We must all speak up. We must drown out the worst parts of human soci­ety lest we remain for­ev­er divid­ed or worse.

  1. Why a five-dig­it year? Sim­ple: Human his­to­ry should­n’t be defined by the birth of a man who like­ly nev­er exist­ed. His­to­ry is broad­er than Chris­ten­dom, and so a five-dig­it year is used to rec­og­nize the approx­i­mate begin­ning of the human era, as well as the fact that human his­to­ry is much longer than just a few thou­sand years. The cal­en­dar is called the Holocene cal­en­dar, and we should all be using it.
  2. Some peo­ple col­lect stamps; oth­ers col­lect dolls. I tend to col­lect media, be it games or books or (more rarely) movies. I don’t col­lect for val­ue’s sake, though, mean­ing I nev­er have any rea­son to actu­al­ly be bored.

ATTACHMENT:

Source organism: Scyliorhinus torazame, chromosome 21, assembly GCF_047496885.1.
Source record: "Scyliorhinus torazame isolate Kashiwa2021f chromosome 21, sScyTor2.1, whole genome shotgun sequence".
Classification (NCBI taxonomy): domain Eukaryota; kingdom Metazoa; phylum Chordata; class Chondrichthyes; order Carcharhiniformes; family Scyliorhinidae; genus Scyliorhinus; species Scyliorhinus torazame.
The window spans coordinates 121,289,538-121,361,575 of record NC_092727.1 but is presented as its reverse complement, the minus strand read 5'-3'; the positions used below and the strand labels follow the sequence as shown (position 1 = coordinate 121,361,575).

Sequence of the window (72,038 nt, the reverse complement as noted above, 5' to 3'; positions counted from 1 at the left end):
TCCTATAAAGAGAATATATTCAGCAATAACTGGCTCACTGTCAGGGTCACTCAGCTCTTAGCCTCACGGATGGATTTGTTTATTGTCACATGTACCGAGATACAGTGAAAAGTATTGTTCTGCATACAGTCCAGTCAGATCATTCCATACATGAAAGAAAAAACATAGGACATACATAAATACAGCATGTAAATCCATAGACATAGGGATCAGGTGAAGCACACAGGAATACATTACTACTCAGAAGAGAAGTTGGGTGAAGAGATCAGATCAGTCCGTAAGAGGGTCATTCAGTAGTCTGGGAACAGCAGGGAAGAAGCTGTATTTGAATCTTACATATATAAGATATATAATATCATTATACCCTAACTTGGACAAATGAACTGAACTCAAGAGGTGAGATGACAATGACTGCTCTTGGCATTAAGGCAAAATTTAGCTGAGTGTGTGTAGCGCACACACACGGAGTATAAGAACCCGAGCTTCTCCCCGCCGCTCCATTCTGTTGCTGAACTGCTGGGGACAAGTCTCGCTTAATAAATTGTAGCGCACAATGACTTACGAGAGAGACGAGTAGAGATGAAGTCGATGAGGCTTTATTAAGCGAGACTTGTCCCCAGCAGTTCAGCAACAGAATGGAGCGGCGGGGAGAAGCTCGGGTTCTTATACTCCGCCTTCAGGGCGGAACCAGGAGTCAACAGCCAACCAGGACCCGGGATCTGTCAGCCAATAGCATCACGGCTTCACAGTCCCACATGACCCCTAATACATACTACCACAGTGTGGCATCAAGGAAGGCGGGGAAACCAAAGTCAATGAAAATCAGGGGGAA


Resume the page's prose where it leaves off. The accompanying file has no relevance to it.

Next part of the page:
3. This, nat­u­ral­ly, meant that not only did he buy the game but he became far more pro­fi­cient at it than I had. Flash for­ward a year, and now my broth­er has done just that as well. I trust that giv­en the oppor­tu­ni­ty, I could defeat them in Mario Kart 64 or Gold­en­Eye 007 with­out break­ing a sweat; that’s enough for me.
  4. Pre­dict­ing eclipses has been with­in our abil­i­ty for mil­len­nia; in ancient times, such pre­dic­tions were how astrologers proved their salt to their patrons.
  5. He did­n’t. Not by a long shot.

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Rick Beckman